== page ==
The idea is that the candidate must keep the initiative and is able to interject at several points in the discussion. Do not give your viewpoint, no matter how wise you think it is. When you advise a particular piece of action, you immediately paint yourself in a corner from where you have to defend your thoughts without the possibility of shifting your stand later on. There is no point getting into an argument. The best way would be to assume a leadership position and, without committing any course of action, to guide the group. Help it arrive at a consensus. Agree or disagree to others’ viewpoints. After sufficient arguments have been made, take your stand and agree with the group. Your role should be of a facilitator.
Here are the steps you can follow to achieve the above:
Describe the problem.
Ask for different viewpoints.
Identify possible solutions.
Discuss pros and cons of each alternative.
Select the best alternative and agree with it.
By following this strategy, you can make a contribution to any case, even if you do not know anything about it. Start by paraphrasing the case and put in your words, explaining it to others. Stick to the facts mentioned in the case. Having made your introduction, ask for the opinion of others. Do not criticise anybody but help analyse the alternatives. Bring in advantages and disadvantages of each alternative. Having thrashed out all suggestions, help the group select the best one. Agree with the group consensus and conclude, bringing in all the points that were brought up in the case.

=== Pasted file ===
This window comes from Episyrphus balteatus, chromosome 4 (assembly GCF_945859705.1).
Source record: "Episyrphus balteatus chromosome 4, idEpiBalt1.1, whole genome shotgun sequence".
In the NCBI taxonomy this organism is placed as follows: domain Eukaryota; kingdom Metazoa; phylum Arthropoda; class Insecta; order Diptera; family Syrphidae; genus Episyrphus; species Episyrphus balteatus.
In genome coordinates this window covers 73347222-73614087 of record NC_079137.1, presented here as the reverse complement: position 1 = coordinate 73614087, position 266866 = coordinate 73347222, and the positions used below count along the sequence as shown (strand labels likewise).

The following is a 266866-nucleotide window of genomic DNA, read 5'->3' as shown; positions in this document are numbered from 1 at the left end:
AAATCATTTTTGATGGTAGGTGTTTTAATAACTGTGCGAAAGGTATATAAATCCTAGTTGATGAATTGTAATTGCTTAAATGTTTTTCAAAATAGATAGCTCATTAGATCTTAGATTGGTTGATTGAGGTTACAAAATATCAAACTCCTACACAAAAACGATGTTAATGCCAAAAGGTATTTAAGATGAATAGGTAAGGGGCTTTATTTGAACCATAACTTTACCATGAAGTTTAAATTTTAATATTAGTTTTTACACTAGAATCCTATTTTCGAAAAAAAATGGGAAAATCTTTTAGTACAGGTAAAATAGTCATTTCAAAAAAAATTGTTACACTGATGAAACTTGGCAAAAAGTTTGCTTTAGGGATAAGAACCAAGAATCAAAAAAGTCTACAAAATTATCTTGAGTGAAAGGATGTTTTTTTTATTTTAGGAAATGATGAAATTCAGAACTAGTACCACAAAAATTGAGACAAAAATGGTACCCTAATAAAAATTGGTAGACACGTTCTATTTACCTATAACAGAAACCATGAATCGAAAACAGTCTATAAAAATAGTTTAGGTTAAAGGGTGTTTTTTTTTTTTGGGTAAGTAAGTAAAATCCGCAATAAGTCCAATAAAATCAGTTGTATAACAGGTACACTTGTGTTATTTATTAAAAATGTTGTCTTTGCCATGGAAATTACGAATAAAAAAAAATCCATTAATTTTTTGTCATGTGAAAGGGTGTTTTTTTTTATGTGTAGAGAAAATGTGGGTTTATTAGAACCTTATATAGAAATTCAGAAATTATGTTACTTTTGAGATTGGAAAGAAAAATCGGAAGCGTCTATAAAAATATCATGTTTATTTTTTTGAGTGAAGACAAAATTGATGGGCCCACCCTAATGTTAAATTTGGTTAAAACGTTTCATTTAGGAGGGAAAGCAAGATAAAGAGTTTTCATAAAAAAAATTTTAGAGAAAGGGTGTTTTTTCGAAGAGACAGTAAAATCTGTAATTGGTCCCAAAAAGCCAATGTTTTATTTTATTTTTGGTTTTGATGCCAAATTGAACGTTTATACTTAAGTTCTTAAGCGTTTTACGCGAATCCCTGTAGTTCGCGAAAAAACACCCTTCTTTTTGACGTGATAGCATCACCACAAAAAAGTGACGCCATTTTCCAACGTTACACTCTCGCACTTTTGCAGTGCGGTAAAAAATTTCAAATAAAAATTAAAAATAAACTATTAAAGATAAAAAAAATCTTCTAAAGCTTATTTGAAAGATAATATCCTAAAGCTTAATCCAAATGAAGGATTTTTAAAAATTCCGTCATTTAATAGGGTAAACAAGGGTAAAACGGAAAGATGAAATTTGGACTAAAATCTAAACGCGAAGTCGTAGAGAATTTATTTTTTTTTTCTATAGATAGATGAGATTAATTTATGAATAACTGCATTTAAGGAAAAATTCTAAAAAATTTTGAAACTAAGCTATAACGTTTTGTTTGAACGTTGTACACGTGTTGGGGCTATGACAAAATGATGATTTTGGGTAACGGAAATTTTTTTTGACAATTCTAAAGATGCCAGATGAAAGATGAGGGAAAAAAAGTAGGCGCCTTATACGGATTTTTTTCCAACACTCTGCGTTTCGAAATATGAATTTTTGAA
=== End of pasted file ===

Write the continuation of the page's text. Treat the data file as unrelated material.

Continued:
You can show your leadership abilities through this strategy. The selection committee would no doubt be impressed by your contribution as also the fact that you are able to guide the group. This would thus be the winning strategy to succeed in any case discussion.